Title insurance insures against financial loss from defects in title, liens or other matters. It protects both purchasers and lenders against loss by the issuance of a title insurance policy. Usually, during a purchase transaction the lender requests a policy (commonly referred to as the Lender’s Policy) while the buyers receive their own policy (commonly referred to as an Owner’s Policy).
It will protect against lawsuits if the status of the title to a parcel or real property is other than as represented, and if the insured (either the owner or lender) suffers a loss as a result of a title defect. The insurer will reimburse the insured for that loss and any related legal expenses.
Generally there are two policies issued: the Lender’s Policy which insures the lender for the amount of the loan and the Owner’s Policy which insures the purchaser for the purchase price.
How is title insurance different than other types of insurance? While the purpose of most other types of insurance is to assume risk through the pooling of monies for losses happening because of unforeseen future events (like sickness or accidents), the primary purpose of title insurance is to eliminate risks and prevent losses caused by defects in title arising out of events that have happened in the past. To achieve this, title insurers perform a thorough search and ex-amination of the public records to determine whether there are any adverse claims (title defects) attached to the subject property. These defects/claims are either eliminated prior to the issuance of a title policy or their existence is excepted from coverage. The policy is issued after the closing of your new home, for a one time nominal fee, and is good for as long as you own the property.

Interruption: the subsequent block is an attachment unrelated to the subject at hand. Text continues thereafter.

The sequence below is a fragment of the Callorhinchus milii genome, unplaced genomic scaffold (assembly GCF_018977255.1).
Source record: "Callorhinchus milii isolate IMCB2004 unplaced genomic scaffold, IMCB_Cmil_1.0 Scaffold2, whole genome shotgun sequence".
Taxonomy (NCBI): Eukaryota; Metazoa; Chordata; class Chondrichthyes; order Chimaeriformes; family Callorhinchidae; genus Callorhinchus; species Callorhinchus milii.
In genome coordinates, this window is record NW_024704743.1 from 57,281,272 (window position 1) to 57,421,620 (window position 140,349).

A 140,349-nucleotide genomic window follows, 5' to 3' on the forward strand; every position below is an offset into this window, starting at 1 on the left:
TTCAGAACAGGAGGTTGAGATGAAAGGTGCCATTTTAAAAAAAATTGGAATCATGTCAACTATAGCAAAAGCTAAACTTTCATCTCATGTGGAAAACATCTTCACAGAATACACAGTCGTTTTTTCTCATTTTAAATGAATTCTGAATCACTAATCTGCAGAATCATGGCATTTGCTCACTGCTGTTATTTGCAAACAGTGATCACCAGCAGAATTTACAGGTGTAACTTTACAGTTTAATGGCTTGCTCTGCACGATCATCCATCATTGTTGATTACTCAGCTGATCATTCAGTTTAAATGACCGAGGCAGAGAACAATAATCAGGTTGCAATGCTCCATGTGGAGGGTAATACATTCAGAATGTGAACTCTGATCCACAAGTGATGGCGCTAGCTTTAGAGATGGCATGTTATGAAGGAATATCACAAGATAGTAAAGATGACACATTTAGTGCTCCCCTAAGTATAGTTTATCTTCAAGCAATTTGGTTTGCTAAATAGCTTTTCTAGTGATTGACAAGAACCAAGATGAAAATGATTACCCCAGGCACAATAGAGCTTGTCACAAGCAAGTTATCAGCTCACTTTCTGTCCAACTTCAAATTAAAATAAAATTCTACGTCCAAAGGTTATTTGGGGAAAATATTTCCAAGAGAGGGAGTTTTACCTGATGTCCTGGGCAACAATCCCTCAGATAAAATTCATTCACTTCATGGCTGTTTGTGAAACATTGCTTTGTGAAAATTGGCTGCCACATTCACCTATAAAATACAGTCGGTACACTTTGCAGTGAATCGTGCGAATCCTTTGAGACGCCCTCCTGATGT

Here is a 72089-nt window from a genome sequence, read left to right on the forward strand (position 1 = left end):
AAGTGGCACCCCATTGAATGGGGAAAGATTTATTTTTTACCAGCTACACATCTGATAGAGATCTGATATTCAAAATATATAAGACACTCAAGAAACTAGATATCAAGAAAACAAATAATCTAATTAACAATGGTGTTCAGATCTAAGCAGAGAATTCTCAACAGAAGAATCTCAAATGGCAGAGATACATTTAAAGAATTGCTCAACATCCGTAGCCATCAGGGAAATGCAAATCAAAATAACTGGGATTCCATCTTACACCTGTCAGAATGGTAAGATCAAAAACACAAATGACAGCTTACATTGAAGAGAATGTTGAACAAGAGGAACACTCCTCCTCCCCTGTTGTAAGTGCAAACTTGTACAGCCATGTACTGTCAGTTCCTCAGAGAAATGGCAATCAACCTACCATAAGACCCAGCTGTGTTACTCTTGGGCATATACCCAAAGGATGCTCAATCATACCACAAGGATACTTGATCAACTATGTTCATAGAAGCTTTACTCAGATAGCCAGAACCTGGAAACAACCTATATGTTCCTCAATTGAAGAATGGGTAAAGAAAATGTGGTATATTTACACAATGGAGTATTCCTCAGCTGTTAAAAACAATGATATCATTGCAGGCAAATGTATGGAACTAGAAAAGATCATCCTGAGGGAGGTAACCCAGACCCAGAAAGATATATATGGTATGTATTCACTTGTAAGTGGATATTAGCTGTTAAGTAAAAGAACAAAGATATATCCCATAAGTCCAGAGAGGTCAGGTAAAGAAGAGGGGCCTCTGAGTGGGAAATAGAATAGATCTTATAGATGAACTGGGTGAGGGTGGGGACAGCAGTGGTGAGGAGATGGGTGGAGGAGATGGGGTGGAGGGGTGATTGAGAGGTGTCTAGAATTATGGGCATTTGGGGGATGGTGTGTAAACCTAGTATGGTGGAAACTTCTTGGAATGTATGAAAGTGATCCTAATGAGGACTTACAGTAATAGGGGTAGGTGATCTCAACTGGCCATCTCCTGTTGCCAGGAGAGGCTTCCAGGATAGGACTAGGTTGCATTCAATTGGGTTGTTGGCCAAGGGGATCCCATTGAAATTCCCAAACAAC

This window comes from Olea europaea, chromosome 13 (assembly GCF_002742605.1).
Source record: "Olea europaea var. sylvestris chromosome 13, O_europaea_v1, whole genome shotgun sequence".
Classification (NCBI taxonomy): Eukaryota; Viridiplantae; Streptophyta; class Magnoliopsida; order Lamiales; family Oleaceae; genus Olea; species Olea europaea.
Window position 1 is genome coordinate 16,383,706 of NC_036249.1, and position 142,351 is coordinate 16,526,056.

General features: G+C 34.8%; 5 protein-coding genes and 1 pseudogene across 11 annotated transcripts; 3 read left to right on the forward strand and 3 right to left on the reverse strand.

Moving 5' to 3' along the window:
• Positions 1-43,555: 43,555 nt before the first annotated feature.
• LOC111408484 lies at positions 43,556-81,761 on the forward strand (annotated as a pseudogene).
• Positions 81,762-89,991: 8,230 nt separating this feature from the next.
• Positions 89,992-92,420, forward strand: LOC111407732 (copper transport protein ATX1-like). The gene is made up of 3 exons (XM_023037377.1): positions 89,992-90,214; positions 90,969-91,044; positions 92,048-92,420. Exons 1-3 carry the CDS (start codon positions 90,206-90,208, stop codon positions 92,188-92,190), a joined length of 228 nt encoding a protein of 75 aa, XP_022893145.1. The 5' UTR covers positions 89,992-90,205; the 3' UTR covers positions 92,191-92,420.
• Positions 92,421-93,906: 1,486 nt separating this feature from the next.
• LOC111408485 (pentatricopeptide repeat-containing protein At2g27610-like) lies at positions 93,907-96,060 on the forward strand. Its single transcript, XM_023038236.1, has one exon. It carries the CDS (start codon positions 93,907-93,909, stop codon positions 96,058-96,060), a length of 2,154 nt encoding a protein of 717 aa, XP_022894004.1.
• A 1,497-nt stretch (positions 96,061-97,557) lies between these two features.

What’s involved in a title search? A title search is made up of three separate searches:
- Chain of Title – History of the ownership of the subject property
- Tax Search – The tax search shows the status of the taxes and assessments
- Judgment and Name Search – Searches for judgment and liens against the owners’ and purchasers’ name
After the three searches have been completed, the file is reviewed by an examiner who determines:
- If the Chain of Title shows that the party selling the property has the rights to do so.
- If the taxes for the subject property show the existence of any special assessments against the land and whether or not these assessments are current or past due.
- Whether there are any unsatisfied judgments on the Judgment and Name Search against the previous owners, sellers, or/and purchasers.
Rights established by judgment decrees, unpaid federal income taxes and mechanic liens all may be prior claims on the property, ahead of the buyer’s or lender’s rights. The title search will only uncover issues in title that are of public records and therefore allowing the title company to work with the seller to clear up these issues and provide the new buyer with title insurance.